In addition to airline miles, which I can never seem to redeem for travel, I have also gotten free magazines via online surveys.  I don’t waste too much time on these but I’m part of a consumer panel and I actually enjoy giving feedback so it doesn’t feel like a waste of time.  Over the years, I’ve gotten 15 – 20 free subscriptions from Lucky to Smartmoney to Martha Stewart Living.

Another way I’ve gotten free magazines is via purchases.  It’s not so common but Harry & David had a promotion — offering a free subscription with X amount purchase.   I had to email customer service but it was really easy and I think I got Sunset or Martha Stewart Living magazine. I also got a free issue of Dwell from an online furniture/decor store.

Right now I have 3 magazines coming in — 1 via surveys and 2 via Recyclebank participation.  I’m still not sure how Recyclebank works (or makes money) but I get points for reporting my recycling so I figure why not participate.

Anyway, this post wasn’t supposed to only be about ways to get free magazines. I was just wondering if other people had similar experiences.  One friend finds it hard to pay for designer jeans because she used to get it for nearly free via a work connection.  Another friend hates to pay for parking. Do you have something (or things) that you just can’t bring yourself to pay for?

My “Saving Big At The Supermarket” Story

I’ve known for a long time that our grocery bill is insanely high even for a high cost of living area.  With our current reliance on convenience foods and Trader Joes, this bill is not likely to come down.  That’s why I was pretty ecstatic to discover a new way to reduce our grocery bill.

I’m sure most people already know about the clearance bin section in every grocery store. Oftentimes it’s just an industrial looking bin/shelf tucked away in a dark corner.  Despite my frugal tendencies, I had never taken a good look at those bins, assuming that anything placed on those shelves were past their “sell-by” date.

My recent experience at a Fresh & Easy supermarket changed my perspective, which goes to show you that even old dogs can learn new tricks.  I was at F&E to buy a few items during my lunch hour.  I had been at this F&E several times and while not a favorite like Trader Joes, I liked some of their store-brand products and their smaller store size made it a good option for a quick shopping trip.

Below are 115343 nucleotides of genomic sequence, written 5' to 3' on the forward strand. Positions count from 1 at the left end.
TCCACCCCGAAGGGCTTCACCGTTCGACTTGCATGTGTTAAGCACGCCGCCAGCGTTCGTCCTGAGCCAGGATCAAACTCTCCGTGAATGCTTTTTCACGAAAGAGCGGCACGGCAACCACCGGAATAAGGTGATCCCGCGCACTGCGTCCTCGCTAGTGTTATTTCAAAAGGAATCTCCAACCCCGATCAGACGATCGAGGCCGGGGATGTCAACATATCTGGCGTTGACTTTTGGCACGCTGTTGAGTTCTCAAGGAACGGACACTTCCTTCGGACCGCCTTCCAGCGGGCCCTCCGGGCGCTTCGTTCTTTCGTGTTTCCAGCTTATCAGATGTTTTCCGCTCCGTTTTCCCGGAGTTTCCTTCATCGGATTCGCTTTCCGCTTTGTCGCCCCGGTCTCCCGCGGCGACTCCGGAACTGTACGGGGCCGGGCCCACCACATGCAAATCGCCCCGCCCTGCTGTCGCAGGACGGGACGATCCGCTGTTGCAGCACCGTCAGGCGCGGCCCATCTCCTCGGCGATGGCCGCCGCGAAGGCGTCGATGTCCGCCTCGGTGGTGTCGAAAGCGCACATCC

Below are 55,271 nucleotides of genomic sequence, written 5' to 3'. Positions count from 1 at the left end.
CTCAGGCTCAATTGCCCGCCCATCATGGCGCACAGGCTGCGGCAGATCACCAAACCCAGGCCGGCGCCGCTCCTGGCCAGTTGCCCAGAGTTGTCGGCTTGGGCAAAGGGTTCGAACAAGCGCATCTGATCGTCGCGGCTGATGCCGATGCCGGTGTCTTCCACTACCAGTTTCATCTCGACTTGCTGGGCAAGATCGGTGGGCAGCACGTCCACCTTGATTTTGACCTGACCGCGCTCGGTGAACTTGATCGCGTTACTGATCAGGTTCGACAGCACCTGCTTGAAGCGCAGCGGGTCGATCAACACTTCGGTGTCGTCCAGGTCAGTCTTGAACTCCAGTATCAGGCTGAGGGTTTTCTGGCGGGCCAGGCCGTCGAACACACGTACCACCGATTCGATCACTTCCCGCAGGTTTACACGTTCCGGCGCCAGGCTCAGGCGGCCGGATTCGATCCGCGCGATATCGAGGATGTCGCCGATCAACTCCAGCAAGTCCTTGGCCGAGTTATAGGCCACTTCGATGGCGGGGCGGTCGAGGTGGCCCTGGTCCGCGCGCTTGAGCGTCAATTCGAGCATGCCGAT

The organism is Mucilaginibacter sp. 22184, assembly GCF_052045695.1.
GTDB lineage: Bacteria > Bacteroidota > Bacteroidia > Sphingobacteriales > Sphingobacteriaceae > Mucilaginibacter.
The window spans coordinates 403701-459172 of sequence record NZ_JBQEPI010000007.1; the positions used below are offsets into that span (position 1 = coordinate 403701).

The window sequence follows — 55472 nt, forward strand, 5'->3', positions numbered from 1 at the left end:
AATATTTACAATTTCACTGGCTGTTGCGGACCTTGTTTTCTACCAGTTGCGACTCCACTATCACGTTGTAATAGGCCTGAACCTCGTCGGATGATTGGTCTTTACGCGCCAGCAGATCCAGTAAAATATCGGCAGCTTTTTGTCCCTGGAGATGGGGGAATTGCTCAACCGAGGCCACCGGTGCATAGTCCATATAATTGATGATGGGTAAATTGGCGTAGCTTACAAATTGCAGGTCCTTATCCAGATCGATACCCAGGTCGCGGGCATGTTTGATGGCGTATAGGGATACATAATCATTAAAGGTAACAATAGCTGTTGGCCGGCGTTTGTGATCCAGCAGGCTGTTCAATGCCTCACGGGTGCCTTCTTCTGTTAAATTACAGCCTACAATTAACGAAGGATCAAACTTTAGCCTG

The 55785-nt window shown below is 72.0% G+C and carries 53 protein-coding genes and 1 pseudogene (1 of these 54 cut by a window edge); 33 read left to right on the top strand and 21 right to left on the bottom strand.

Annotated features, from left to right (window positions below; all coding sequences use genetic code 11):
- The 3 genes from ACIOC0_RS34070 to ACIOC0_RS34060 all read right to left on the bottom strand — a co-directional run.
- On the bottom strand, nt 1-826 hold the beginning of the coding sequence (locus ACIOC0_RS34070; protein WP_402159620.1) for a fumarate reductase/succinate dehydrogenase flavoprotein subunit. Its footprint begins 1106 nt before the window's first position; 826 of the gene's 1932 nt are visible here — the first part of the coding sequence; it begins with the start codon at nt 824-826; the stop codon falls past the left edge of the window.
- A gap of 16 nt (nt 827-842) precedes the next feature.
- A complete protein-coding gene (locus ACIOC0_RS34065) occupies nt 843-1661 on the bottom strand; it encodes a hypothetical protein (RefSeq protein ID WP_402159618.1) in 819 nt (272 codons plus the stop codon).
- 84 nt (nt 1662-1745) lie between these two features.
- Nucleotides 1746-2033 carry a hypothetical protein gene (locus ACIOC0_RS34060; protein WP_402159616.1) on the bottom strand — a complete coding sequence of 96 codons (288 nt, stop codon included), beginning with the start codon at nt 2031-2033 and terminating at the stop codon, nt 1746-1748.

While perusing the perimeters of the store, I noticed the clearance bin, a rather non-descriptive shelf located in the farthest corner of the store.  Instead of bypassing it as usual, however, I took a look this time and I’m so glad I did.  Two of my favorite organic baby food brands were discounted by an amazing 75-90%!  Neither Amazon.com nor Walmart could match those prices.  I immediately checked the expiration dates.   With the exception of a few jars that would expire in a month or two, the majority of items were almost a year away from their expiration date.   Without hesitation, I piled most of the items into my basket, leaving a few jars behind because I didn’t want to stockpile too much.  In hindsight, I probably should have just bought everything!

The next week, I dropped by the same Fresh & Easy store and went straight for the clearance bin.  I was hoping to find more organic baby food deals but these were all gone by then.  However, I did find good snack items on clearance at 75% off.   I also took a look at another clearance section with vegetables, fruits and other fresh foods.  While there were a few sad-looking, bruised avocados, there were also bell peppers, egg plants, corn and other still-edible vegetables.  I would have bought some if I had inclination to make dinner that night.  

I guess I longer view the clearance bin as the land of misfit foods.  Instead it’s a great option for shoppers on a budget and you can find good foods (and household products) at amazingly low prices.  Just be sure to check expiration dates!

Do you shop the clearance bins? What’s the best deal you ever got?